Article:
April/May/June: A couple of weeks after transplanting someone will go into the paddy removing weeds and filling gaps with further rice plants. The rice grows and the paddy looks its most attractive with an emerald green. The rice flowers and produces the seeds. The fields are kept flooded till a couple of weeks before harvest. This helps with weed and pest control so long as the rice is not covered by water.

July: The rice plants have turned yellow, the fields are drained and it is usually in the first half of the month that the first crop of the year is harvested. Most farms employ combine harvesters specially brought in from central China with their operators specifically for the harvest. The harvesters carry out the work amazingly quickly, often completing the allocated parts of the field within a day. If a combine harvester is used it will thresh the seeds and discharge them into bags. If the sheafs are cut by scythe they are threshed in a mobile machine to release the seeds

The old wooden hammer which used to be found in each village house kitchen is no longer used. The common simple threshers are powered by foot though some are mechanically operated.

The seeds are spread on the courtyard for a couple of days to dry before being swept up again and bagged ready for milling. They must be protected from any rain as they may lose 80% of their value if any rain dampens them. Everyone helps. Though the work is exhausting there is plenty of fun to be enjoyed. Artists find inspiration too!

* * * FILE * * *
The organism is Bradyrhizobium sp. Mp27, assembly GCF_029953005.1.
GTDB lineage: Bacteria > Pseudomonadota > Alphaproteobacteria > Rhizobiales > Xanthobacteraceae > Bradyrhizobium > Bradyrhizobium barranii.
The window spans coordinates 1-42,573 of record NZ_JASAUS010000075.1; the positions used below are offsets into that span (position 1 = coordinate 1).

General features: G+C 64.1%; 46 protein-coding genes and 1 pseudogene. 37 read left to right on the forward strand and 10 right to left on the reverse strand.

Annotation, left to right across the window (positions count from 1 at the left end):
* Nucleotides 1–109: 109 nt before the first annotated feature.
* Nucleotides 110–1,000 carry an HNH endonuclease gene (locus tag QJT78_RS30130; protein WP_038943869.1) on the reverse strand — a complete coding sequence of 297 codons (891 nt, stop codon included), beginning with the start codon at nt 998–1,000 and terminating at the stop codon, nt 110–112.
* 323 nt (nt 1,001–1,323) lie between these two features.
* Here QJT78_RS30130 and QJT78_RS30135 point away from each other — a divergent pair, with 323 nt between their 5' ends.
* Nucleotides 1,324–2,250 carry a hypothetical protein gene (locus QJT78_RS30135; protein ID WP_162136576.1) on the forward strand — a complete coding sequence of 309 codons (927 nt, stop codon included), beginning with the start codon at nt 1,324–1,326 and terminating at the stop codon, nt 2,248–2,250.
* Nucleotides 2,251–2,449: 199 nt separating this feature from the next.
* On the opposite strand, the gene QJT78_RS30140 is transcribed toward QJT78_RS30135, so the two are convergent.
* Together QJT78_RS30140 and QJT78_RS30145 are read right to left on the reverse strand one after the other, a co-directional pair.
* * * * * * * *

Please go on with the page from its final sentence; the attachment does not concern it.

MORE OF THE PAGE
The process for growing seedlings is repeated for the second crop. With ideal growing conditions, time is at a premium.

August: As in March the seedlings are grown intensively in their plastic mats at sections of the paddy. Within two weeks the plot is drained to firm up the soil around the roots, the mats are lifted, rolled up and the seedlings transferred to the main field areas to plant for the second crop of the year. Transplanting is carried out usually in the first half of August, from early morning till sunset and the workers take a well-earned rest in the heat of the day.

September/October: As in April, May and June the paddy is green again as the rice grows. The fields are again kept flooded till a couple of weeks before harvest.

November: The second crop is harvested, usually nowadays by a rice combine harvester such as the illustrated Kubota PRO 688Q specially brought into the area for a couple of weeks to harvest many fields.

This rice has grown more slowly than the first and is regarded as the better rice crop. The farmers prefer to keep more of this crop for themselves to eat. Again the seeds are spread out on the courtyard briefly for a couple of days to dry before bagging and milling. The full bags weigh about 35 kgs. The paddy fields are left dry to rest. While most of the crop is harvested by specialist teams of machine operators and rice combine harvesters brought in specially for the harvest, some minor areas are still harvested much more laboriously by the local villagers using traditional threshing machines, binding the stacks of straw by hand and carting the straw away for animal feed.